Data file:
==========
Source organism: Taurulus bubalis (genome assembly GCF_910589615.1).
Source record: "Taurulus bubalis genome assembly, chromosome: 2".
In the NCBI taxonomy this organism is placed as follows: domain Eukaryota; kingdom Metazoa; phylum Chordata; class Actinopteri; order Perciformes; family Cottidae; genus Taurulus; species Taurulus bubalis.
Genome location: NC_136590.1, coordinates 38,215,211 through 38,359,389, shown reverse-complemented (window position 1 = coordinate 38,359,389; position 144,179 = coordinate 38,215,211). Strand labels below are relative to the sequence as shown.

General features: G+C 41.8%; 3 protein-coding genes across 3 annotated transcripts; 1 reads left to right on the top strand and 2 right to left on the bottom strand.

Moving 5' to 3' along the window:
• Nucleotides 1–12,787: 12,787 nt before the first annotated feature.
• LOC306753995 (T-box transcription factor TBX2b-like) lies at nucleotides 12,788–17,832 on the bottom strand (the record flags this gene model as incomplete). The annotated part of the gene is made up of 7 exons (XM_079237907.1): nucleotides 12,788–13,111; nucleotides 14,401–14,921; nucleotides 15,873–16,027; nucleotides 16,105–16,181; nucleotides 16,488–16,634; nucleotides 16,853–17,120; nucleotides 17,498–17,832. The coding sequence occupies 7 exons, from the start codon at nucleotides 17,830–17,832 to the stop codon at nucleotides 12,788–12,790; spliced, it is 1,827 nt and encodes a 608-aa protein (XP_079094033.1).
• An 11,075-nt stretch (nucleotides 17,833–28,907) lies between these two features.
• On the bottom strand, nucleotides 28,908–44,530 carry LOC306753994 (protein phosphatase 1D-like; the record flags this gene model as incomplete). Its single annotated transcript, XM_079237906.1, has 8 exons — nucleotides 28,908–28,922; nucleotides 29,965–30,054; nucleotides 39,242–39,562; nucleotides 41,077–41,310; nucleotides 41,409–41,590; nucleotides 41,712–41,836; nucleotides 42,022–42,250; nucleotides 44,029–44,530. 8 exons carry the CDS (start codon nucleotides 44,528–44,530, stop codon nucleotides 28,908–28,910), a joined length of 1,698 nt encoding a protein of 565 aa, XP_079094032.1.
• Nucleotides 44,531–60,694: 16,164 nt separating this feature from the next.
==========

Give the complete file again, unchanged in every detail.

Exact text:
Source organism: Taurulus bubalis (genome assembly GCF_910589615.1).
Source record: "Taurulus bubalis genome assembly, chromosome: 2".
In the NCBI taxonomy this organism is placed as follows: domain Eukaryota; kingdom Metazoa; phylum Chordata; class Actinopteri; order Perciformes; family Cottidae; genus Taurulus; species Taurulus bubalis.
Genome location: NC_136590.1, coordinates 38,215,211 through 38,359,389, shown reverse-complemented (window position 1 = coordinate 38,359,389; position 144,179 = coordinate 38,215,211). Strand labels below are relative to the sequence as shown.

General features: G+C 41.8%; 3 protein-coding genes across 3 annotated transcripts; 1 reads left to right on the top strand and 2 right to left on the bottom strand.

Moving 5' to 3' along the window:
• Nucleotides 1–12,787: 12,787 nt before the first annotated feature.
• LOC306753995 (T-box transcription factor TBX2b-like) lies at nucleotides 12,788–17,832 on the bottom strand (the record flags this gene model as incomplete). The annotated part of the gene is made up of 7 exons (XM_079237907.1): nucleotides 12,788–13,111; nucleotides 14,401–14,921; nucleotides 15,873–16,027; nucleotides 16,105–16,181; nucleotides 16,488–16,634; nucleotides 16,853–17,120; nucleotides 17,498–17,832. The coding sequence occupies 7 exons, from the start codon at nucleotides 17,830–17,832 to the stop codon at nucleotides 12,788–12,790; spliced, it is 1,827 nt and encodes a 608-aa protein (XP_079094033.1).
• An 11,075-nt stretch (nucleotides 17,833–28,907) lies between these two features.
• On the bottom strand, nucleotides 28,908–44,530 carry LOC306753994 (protein phosphatase 1D-like; the record flags this gene model as incomplete). Its single annotated transcript, XM_079237906.1, has 8 exons — nucleotides 28,908–28,922; nucleotides 29,965–30,054; nucleotides 39,242–39,562; nucleotides 41,077–41,310; nucleotides 41,409–41,590; nucleotides 41,712–41,836; nucleotides 42,022–42,250; nucleotides 44,029–44,530. 8 exons carry the CDS (start codon nucleotides 44,528–44,530, stop codon nucleotides 28,908–28,910), a joined length of 1,698 nt encoding a protein of 565 aa, XP_079094032.1.
• Nucleotides 44,531–60,694: 16,164 nt separating this feature from the next.